Kazanci Holding AS, a Turkish group with interests in energy and building, will invest as much as $3 billion in energy production by 2017 after agreeing to sell 13.3 percent of its Aksa Enerji Uretim AS to Goldman Sachs Group Inc.
The investment will help Istanbul-based Aksa Enerji, Turkey’s biggest non-government power producer, raise capacity to 4,500 megawatts by 2017 from 2,036 megawatts at the end of 2011, Kazanci Deputy Chairman Cemil Kazanci said at a news conference today in the Turkish city. About 60 percent of the investment will be financed by loans, he said.
Kazanci signed an agreement today for a syndicated loan of $400 million from Goldman Sachs, Turkiye Garanti Bankasi AS and Turkiye Is Bankasi AS. Goldman will provide $150 million of the loan while Garanti and Isbank will supply equal amounts of the remainder, the companies said in a joint statement.
“We will use almost half of the loan to strengthen the investment capability of Aksa Enerji,” Kazanci said. The rest of the funds will repay a $192 million bridge loan that the family-owned, Istanbul-based holding company received from Goldman last year, he said.
Goldman will initially own 5.82 percent of Aksa Enerji after paying $105 million, and the New York-based lender has committed to buy another 7.48 percent for $135 million, Kazanci said.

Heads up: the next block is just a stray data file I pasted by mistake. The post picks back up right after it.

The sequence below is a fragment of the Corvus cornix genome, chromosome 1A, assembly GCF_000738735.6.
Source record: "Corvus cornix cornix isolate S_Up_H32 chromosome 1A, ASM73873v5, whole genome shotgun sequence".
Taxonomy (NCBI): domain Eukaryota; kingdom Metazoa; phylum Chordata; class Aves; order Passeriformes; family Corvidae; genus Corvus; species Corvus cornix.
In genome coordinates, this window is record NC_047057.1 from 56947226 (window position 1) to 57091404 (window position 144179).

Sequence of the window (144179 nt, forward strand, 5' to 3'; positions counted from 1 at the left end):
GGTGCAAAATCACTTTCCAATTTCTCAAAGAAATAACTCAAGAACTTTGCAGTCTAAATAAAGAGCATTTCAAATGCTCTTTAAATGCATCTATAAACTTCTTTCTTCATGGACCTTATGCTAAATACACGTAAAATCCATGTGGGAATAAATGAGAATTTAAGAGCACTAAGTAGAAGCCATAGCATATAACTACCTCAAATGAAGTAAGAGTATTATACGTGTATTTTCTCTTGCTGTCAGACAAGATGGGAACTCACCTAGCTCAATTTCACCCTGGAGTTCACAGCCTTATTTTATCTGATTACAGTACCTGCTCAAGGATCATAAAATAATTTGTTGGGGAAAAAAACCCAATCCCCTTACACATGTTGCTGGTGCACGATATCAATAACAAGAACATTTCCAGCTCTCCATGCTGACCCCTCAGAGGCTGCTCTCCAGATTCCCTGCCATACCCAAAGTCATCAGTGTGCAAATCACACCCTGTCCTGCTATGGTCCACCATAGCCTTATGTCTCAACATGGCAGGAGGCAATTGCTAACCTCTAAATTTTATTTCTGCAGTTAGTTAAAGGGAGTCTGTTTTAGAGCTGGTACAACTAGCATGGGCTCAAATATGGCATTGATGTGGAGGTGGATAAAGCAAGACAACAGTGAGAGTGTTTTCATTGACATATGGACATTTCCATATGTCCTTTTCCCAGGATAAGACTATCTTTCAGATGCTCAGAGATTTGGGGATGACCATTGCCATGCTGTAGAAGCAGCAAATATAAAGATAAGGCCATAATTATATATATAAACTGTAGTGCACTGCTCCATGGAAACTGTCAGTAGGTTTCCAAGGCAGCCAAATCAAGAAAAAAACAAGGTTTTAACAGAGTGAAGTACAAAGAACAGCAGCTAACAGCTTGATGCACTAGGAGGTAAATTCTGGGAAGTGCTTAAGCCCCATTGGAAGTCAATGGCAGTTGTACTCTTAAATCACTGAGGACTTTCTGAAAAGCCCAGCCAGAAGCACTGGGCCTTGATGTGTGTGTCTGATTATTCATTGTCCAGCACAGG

The syndicated loan, for which Kazanci’s 65.5 percent and Goldman’s 13.3 percent stakes in Aksa Enerji will be used as collateral, will mature in six years, with no payments required during the first three years, Kazanci Holding said in a stock market filing on April 6. Goldman may sell the Aksa Enerji holding at any time during the maturity period, it said.
Aksa Enerji fell as much as 2.6 percent to 3.82 liras and was trading down 1.8 percent at 4:18 p.m. in Istanbul.
The stake purchase will strengthen Aksa Enerji’s position among international power producers, Dalinc Ariburnu, a London-based board member of Goldman Sachs International, said at the news conference.
Kazanci Holding is looking at bidding this year when the government revives canceled power-grid auctions, the deputy chairman also said.
Aksa Enerji’s electricity sales to Syria will continue under the contract it signed with Turkey’s southern neighbor last year to provide 2 billion kilowatt-hours of power from a 500-megawatt capacity, Kazanci said. His comments came as violence in Syria spilled across borders into Turkey and Lebanon as President Bashar al-Assad’s regime spurned today’s United Nations deadline for a cease-fire.
“This is a humanitarian matter and we have the contract until June, so our sales will continue until then,” Kazanci said.